15. Impacts of Storm Surge Mitigation Strategies on Aboveground Storage Tank Chemical Spill Transport

    Science.gov (United States)

    Do, C.; Bass, B. J.; Bernier, C.; Samii, A.; Dawson, C.; Bedient, P. B.

    2017-12-01

    The Houston Ship Channel (HSC), located in the hurricane-prone Houston-Galveston region of the upper Texas Coast, is one of the busiest waterways in the United States and is home to one of the largest petrochemical complexes in the world. Due to the proximity of the HSC to Galveston Bay and the Gulf of Mexico, chemical spills resulting from storm surge damage to aboveground storage tanks (ASTs) pose serious threats to the environment, residential communities, and national/international markets whose activities in the HSC generate billions of dollars annually. In an effort to develop a comprehensive storm surge mitigation strategy for Galveston Bay and its constituents, Rice University's Severe Storm Prediction, Education, and Evacuation from Disasters Center proposed two structural storm surge mitigation concepts, the Mid Bay Structure (MBS) and the Lower Bay Structure (LBS) as components of the Houston-Galveston Area Protection System (H-GAPS) project. The MBS consists of levees along the HSC and a navigational gate across the channel, and the LBS consists of a navigation gate and environmental gates across Bolivar Road. The impacts of these two barrier systems on the fate of AST chemical spills in the HSC have previously been unknown. This study applies the coupled 2D SWAN+ADCIRC model to simulate hurricane storm surge circulation within the Gulf of Mexico and Galveston Bay due to a synthetic storm which results in approximately 250-year surge levels in Galveston Bay. The SWAN+ADCIRC model is run using high-resolution computational meshes that incorporate the MBS and LBS scenarios, separately. The resulting wind and water velocities are then fed into a Lagrangian particle transport model to simulate the spill trajectories of the ASTs most likely to fail during the 250-year proxy storm. Results from this study illustrate how each storm surge mitigation strategy impacts the transport of chemical spills (modeled as Lagrangian particles) during storm surge as

  16. Measurements of oil spill spreading in a wave tank using digital image processing

    International Nuclear Information System (INIS)

    Flores, H.; Saavedra, I.; Andreatta, A.; Llona, G.

    1998-01-01

    In this work, an experimental study of spreading of crude oil is carried out in a wave tank. The tests are performed by spilling different volumes and types of crude oil on the water surface. An experimental measurement technique was developed based on digital processing of video images. The acquisition and processing of such images is carried out by using a video camera and inexpensive microcomputer hardware and software. Processing is carried out by first performing a digital image filter, then edge detection is performed on the filtered image data. The final result is a file that contains the coordinates of a polygon that encloses the observed slick for each time step. Different types of filters are actually used in order to adequately separate the color intensifies corresponding to each of the elements in the image. Postprocessing of the vectorized images provides accurate measurements of the slick edge, thus obtaining a complete geometric representation, which is significantly different from simplified considerations of radially symmetric spreading. The spreading of the oil slick was recorded for each of the tests. Results of the experimental study are presented for each spreading regime, and analyzed in terms of the wave parameters such as period and wave height. (author)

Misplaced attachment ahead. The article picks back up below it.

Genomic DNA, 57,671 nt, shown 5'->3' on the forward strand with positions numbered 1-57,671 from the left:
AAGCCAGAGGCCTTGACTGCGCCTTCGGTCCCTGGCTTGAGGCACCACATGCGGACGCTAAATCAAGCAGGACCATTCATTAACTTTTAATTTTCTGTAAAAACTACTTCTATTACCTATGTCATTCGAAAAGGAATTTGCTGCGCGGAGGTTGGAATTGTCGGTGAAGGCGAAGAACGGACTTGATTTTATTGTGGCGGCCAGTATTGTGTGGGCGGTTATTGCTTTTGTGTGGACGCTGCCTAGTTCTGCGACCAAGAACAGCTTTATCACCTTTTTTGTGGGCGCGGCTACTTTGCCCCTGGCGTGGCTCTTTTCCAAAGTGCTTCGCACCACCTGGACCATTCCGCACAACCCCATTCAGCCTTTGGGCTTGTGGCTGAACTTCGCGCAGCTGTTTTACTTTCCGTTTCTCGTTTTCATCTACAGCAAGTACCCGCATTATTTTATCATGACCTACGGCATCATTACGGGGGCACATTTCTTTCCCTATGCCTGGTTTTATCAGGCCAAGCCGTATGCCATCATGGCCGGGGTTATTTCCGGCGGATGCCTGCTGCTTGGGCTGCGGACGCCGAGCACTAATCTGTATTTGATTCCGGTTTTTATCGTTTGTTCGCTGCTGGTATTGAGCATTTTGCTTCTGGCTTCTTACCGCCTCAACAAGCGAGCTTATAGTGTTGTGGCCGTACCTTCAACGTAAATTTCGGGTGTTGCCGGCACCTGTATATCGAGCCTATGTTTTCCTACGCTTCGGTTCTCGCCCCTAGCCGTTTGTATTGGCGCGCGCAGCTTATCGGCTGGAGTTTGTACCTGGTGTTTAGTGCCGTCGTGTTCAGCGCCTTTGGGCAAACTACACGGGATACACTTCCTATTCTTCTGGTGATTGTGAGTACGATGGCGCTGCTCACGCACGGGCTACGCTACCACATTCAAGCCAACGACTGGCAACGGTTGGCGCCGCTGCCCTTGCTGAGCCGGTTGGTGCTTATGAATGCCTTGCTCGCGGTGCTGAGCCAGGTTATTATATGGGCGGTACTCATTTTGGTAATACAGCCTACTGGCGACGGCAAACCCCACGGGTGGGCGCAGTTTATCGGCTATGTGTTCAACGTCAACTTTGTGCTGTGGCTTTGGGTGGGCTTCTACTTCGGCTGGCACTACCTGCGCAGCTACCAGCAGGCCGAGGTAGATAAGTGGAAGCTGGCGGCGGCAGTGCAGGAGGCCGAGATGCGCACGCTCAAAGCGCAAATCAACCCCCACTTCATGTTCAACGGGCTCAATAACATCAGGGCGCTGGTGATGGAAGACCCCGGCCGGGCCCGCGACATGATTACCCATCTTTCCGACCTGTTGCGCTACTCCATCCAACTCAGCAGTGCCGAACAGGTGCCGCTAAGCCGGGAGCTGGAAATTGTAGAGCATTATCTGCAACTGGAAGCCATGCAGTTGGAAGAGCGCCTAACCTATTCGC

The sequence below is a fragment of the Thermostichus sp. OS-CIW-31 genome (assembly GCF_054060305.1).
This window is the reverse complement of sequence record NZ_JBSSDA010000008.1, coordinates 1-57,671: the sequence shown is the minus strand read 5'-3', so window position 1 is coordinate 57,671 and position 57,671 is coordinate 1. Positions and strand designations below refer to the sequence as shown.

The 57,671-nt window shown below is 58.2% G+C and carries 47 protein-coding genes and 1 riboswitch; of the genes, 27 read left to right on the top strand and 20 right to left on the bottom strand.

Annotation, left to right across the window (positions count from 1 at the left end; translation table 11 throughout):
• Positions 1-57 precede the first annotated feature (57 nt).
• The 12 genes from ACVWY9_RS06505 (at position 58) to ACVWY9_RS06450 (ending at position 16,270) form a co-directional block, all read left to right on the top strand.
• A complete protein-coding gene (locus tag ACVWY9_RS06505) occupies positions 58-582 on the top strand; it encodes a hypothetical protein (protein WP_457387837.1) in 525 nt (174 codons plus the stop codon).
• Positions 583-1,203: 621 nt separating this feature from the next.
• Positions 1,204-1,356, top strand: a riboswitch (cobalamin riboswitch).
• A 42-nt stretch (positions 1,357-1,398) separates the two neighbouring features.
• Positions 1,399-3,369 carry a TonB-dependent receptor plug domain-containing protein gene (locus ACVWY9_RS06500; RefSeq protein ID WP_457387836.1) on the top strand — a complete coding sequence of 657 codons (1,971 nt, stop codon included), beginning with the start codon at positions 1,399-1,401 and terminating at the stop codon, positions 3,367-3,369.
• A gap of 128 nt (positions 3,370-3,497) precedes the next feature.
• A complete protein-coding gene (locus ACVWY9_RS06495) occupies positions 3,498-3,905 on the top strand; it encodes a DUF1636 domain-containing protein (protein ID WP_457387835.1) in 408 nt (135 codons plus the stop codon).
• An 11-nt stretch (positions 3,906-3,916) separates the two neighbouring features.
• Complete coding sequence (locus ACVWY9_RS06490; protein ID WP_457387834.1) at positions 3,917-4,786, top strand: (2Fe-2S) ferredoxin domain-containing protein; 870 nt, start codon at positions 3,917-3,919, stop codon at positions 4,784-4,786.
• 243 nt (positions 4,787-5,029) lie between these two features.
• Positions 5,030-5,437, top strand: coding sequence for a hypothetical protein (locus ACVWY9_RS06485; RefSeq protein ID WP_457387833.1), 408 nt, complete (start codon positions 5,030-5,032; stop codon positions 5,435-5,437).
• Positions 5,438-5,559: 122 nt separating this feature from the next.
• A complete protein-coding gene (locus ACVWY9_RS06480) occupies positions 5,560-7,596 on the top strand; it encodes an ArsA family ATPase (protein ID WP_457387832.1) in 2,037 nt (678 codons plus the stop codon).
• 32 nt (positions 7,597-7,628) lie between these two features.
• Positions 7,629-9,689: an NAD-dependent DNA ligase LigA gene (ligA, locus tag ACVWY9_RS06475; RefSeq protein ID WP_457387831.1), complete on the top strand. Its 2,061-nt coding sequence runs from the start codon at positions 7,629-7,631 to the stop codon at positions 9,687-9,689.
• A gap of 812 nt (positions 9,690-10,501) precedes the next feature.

17. Improving the design of higher-capacity railway tank cars for hazardous materials transport: optimizing the trade-off between weight and safety.

    Science.gov (United States)

    Barkan, Christopher P L

    2008-12-15

    As with many aspects of modern industrial society, decision-makers face trade-offs in considering hazardous materials transportation equipment and practices. Tank cars used for transport of hazardous materials can be made more resistant to damage in accidents through use of a thicker steel tank and other protective features. However, the additional weight of these features reduces the car's capacity and thus its efficiency as a transportation vehicle. In this paper the problem of tank car safety versus weight is developed as a multi-attribute decision problem. North American railroads recently developed specifications for higher capacity tank cars for transportation of hazardous materials including enhanced safety design features. A group of tank car safety design features or "risk reduction options" (RROs) were analyzed with regard to their effect on the conditional probability of release in an accident, and their incremental effect on tank car weight. All possible combinations of these RROs were then analyzed in terms of the reduced release probability per unit of weight increase and the Pareto optimal set of options identified. This set included the combinations of RROs that provided the greatest improvement in safety with the least amount of additional weight for any desired level of tank car weight increase. The analysis was conducted for both non-insulated and insulated tank cars and used two objective functions, minimization of conditional probability of release, and minimization of expected quantity lost, given that a car was derailed in an accident. Sensitivity analyses of the effect of tank car size and use of different objective functions were conducted and the optimality results were found to be robust. The results of this analysis were used by the Association of American Railroads Tank Car Committee to develop new specifications for higher capacity non-insulated and insulated, non-pressure tank cars resulting in an estimated 32% and 24% respective